Chen Yi Hai had been living in accommodation over the restaurant since August 20th and was due to assume control on September 1st. He is believed to have died in a violent attack and struggle where a number of weapons were used.
A 51-year-old businessman about to embark on a new venture as the boss of a popular Bangkok restaurant with money loaned from his son was murdered on Thursday by a group of migrant workers at the establishment after he got involved with them in a confrontation over the noise they were making while drinking after work.
A Chinese businessman was brutally murdered in the early hours of Thursday morning in the Wang Thong Lang area of Bangkok by migrant workers at the establishment he was due to take over on Sunday next, September 1st. The workers from Myanmar had worked at the popular Ma la suki restaurant on Soi Ramkhamhaeng 39.
Chinese man had been given ฿300,00 by his son to finance the new venture he was about to begin
The man has been named by police in Wang Thong Lang as 51-year-old Chen Yi Hai. The new boss of the restaurant was in the process of taking over the concern from a Thai man named in press reports as Mr Viroj. It is reported that the son of the Chinese man had given him ฿300,000 towards the deal and that he had begun the handover process by regularly visiting the restaurant.
Staying at the restaurant on the top floor since August 20th with migrant workers on the floor below
The Chinese had also been staying at the restaurant since August 20th occupying the top floor of the commercial building. The second floor was also used as accommodation for migrant workers who lived and worked on the premises. The police investigation into the violent murder is being led by Lieutenant Colonel Chavalit Ngernchalard who is the Deputy Investigation Chief for Wang Thong Lang Police Station.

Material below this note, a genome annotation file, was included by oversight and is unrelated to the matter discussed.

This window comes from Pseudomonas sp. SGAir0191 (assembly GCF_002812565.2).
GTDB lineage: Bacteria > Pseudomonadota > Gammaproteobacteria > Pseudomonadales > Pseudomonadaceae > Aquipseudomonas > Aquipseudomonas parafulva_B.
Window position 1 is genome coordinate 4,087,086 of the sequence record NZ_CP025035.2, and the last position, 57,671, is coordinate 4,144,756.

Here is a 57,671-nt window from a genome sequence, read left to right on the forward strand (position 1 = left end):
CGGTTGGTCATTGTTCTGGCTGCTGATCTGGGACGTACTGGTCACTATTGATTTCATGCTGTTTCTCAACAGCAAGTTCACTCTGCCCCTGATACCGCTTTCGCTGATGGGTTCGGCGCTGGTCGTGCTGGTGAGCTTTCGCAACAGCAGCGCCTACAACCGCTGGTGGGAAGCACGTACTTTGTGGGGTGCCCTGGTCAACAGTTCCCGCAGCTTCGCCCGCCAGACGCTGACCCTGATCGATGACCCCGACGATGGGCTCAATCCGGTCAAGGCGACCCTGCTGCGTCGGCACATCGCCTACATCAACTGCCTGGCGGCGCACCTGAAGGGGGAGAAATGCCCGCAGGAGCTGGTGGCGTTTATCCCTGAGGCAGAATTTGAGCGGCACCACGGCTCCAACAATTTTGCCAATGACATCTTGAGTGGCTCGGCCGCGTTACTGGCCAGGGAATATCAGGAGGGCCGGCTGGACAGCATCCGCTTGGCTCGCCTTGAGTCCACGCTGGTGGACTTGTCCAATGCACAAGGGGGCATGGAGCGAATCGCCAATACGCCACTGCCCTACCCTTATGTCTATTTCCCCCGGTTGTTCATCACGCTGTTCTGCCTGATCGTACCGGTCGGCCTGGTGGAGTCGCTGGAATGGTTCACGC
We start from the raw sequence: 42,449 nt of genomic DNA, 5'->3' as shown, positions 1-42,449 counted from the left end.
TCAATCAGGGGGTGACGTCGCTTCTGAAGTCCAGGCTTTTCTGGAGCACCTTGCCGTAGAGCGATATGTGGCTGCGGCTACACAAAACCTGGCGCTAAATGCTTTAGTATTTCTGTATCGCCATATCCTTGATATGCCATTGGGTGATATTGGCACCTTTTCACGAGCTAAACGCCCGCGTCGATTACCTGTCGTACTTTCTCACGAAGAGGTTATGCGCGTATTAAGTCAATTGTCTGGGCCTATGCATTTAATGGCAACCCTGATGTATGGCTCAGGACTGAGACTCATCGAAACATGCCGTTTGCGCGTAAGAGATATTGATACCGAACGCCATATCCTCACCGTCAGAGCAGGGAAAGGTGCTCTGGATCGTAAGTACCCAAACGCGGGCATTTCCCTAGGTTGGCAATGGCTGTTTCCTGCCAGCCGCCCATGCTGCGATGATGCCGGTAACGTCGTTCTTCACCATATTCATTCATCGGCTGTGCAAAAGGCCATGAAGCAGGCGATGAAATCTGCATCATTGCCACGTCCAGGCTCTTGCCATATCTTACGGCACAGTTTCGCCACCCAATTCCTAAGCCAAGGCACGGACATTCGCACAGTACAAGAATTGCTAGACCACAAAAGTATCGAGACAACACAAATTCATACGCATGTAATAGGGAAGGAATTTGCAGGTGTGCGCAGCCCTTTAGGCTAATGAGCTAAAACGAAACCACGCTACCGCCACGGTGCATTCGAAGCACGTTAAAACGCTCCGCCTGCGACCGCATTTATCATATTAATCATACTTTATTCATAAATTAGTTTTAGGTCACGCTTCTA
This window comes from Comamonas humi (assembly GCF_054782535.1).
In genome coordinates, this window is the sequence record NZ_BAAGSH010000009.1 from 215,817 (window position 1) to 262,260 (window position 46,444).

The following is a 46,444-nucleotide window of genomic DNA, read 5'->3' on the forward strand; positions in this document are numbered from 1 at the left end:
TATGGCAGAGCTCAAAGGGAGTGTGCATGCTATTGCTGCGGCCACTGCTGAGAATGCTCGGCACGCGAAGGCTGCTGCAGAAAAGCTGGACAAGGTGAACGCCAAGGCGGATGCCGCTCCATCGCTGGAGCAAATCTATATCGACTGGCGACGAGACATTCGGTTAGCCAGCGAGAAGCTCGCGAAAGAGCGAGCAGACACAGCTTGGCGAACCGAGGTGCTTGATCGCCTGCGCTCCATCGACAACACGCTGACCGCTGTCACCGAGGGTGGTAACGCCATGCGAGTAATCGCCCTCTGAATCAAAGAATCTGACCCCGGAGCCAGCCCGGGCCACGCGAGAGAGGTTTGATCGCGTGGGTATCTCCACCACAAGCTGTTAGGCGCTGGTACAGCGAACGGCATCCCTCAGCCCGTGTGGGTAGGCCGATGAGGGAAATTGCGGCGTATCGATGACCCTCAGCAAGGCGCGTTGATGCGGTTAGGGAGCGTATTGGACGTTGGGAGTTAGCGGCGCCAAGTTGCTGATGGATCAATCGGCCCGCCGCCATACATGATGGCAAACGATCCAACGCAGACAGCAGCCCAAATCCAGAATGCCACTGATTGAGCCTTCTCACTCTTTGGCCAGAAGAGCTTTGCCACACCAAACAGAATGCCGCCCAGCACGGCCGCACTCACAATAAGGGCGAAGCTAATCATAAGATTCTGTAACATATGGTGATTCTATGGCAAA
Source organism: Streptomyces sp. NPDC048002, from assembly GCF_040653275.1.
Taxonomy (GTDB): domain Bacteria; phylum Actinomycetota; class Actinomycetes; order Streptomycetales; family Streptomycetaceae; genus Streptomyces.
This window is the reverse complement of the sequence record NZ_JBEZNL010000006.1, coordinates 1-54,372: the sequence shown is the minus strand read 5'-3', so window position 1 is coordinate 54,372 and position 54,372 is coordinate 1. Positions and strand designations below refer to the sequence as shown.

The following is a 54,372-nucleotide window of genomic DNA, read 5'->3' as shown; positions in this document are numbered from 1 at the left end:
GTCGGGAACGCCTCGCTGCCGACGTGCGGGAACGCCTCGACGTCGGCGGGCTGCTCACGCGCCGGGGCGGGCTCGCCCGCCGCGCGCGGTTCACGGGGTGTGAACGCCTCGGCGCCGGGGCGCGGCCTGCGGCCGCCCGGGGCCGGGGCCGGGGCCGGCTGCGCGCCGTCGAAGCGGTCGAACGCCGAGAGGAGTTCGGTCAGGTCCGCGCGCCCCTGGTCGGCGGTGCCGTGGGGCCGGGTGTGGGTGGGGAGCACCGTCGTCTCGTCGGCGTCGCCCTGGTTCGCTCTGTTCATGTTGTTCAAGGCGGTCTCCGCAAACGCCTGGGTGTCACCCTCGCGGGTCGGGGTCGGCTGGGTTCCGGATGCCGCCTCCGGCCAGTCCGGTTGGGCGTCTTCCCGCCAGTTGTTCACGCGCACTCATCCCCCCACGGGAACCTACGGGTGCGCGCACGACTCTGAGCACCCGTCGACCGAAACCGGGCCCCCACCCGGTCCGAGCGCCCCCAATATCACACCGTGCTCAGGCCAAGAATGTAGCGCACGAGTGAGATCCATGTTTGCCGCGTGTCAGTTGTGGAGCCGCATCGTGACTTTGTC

Reprimanded employees for making noise
It is understood that a row flared up after the restaurant closed on Wednesday in the early hours of Thursday morning. Mr Chen, according to police sources, had reprimanded his new future employees for making excessive noise while drinking after work as had become their regular practice. The migrant workers from Myanmar comprised of four men and three women. The staff had been working at the concern for the last eight months.
Owner of the restaurant alerted by one for the female workers in a phone call he next morning
Mr Viroj, the Thai owner was contacted on Thursday morning at approximately 11 am by one of the Burmese women who told him that she was going to visit her sister. The woman also alerted him to the fact that there had been a serious confrontation the night before at the premises. This led Mr Viroj to dispatch his assistant to the restaurant. Upon entering the premises, he found it empty but when he checked the accommodation upstairs, he found Mr Chen’s dead and battered body.
Chinese man suffered a range of serious injuries
Police reports suggest that the Chinese man had a broken ankle, severe cuts and physical damage to his head and neck area. His hand had also been chopped by a lethal instrument. In the room, police found ฿19,000 in cash, a steel bar and a cleaver. There was evidence throughout of a sustained struggle. This included a number of broken bottles.
Workers fled the premises at 3 am on Thursday
Police then checked CCTV footage which showed the seven workers leaving the premises in a hurry at 3 am on Thursday. Police later captured four of the men linked with the fracas and murder of Mr Chen. One of the men is understood not to have been directly involved in the attack and police are treating him as a witness.
Three Burmese men have admitted to killing their new boss in a violent outburst of tempers
The three men who have admitted the murder of Mr Chen and who will subsequently be charged, have not been formally identified but we have three names which are Arti, Ah-xing and Jeyi. Thai police apprehended three of the Burmese men in Pattaya shortly after midnight on Friday morning and later took into custody the fourth man in Rayong province. The three female employees working at the premises are still at large.